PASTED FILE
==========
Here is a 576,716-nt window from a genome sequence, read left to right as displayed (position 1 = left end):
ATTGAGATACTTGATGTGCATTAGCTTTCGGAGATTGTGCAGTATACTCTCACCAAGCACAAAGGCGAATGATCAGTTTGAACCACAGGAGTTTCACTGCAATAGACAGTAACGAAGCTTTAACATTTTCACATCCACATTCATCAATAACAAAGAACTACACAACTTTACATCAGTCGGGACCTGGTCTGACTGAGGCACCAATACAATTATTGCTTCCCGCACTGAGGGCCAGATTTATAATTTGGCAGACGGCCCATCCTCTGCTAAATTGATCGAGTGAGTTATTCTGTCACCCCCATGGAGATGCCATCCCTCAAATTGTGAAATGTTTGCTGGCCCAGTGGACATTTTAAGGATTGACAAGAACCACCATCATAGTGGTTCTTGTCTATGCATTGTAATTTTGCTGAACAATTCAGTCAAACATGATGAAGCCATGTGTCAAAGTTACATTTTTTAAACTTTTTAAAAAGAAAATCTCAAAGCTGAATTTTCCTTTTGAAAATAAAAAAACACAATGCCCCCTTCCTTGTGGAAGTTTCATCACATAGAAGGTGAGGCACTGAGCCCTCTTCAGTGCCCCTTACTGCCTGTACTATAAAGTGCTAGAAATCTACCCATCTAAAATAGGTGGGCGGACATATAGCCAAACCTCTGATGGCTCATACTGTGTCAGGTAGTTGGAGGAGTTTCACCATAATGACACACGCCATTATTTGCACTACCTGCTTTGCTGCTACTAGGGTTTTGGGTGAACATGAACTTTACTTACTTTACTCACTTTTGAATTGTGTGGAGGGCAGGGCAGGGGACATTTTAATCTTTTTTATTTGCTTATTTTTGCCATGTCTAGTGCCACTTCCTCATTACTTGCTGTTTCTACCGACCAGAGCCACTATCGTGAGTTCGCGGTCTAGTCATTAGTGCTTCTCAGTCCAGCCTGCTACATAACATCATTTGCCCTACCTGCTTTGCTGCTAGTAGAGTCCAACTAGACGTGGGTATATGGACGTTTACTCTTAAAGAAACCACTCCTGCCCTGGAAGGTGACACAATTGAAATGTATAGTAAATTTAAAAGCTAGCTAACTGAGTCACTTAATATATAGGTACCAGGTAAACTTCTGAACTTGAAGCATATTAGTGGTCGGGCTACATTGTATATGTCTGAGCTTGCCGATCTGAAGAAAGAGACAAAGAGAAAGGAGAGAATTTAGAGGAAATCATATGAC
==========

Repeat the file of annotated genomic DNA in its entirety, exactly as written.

Here is a 576,716-nt window from a genome sequence, read left to right as displayed (position 1 = left end):
ATTGAGATACTTGATGTGCATTAGCTTTCGGAGATTGTGCAGTATACTCTCACCAAGCACAAAGGCGAATGATCAGTTTGAACCACAGGAGTTTCACTGCAATAGACAGTAACGAAGCTTTAACATTTTCACATCCACATTCATCAATAACAAAGAACTACACAACTTTACATCAGTCGGGACCTGGTCTGACTGAGGCACCAATACAATTATTGCTTCCCGCACTGAGGGCCAGATTTATAATTTGGCAGACGGCCCATCCTCTGCTAAATTGATCGAGTGAGTTATTCTGTCACCCCCATGGAGATGCCATCCCTCAAATTGTGAAATGTTTGCTGGCCCAGTGGACATTTTAAGGATTGACAAGAACCACCATCATAGTGGTTCTTGTCTATGCATTGTAATTTTGCTGAACAATTCAGTCAAACATGATGAAGCCATGTGTCAAAGTTACATTTTTTAAACTTTTTAAAAAGAAAATCTCAAAGCTGAATTTTCCTTTTGAAAATAAAAAAACACAATGCCCCCTTCCTTGTGGAAGTTTCATCACATAGAAGGTGAGGCACTGAGCCCTCTTCAGTGCCCCTTACTGCCTGTACTATAAAGTGCTAGAAATCTACCCATCTAAAATAGGTGGGCGGACATATAGCCAAACCTCTGATGGCTCATACTGTGTCAGGTAGTTGGAGGAGTTTCACCATAATGACACACGCCATTATTTGCACTACCTGCTTTGCTGCTACTAGGGTTTTGGGTGAACATGAACTTTACTTACTTTACTCACTTTTGAATTGTGTGGAGGGCAGGGCAGGGGACATTTTAATCTTTTTTATTTGCTTATTTTTGCCATGTCTAGTGCCACTTCCTCATTACTTGCTGTTTCTACCGACCAGAGCCACTATCGTGAGTTCGCGGTCTAGTCATTAGTGCTTCTCAGTCCAGCCTGCTACATAACATCATTTGCCCTACCTGCTTTGCTGCTAGTAGAGTCCAACTAGACGTGGGTATATGGACGTTTACTCTTAAAGAAACCACTCCTGCCCTGGAAGGTGACACAATTGAAATGTATAGTAAATTTAAAAGCTAGCTAACTGAGTCACTTAATATATAGGTACCAGGTAAACTTCTGAACTTGAAGCATATTAGTGGTCGGGCTACATTGTATATGTCTGAGCTTGCCGATCTGAAGAAAGAGACAAAGAGAAAGGAGAGAATTTAGAGGAAATCATATGAC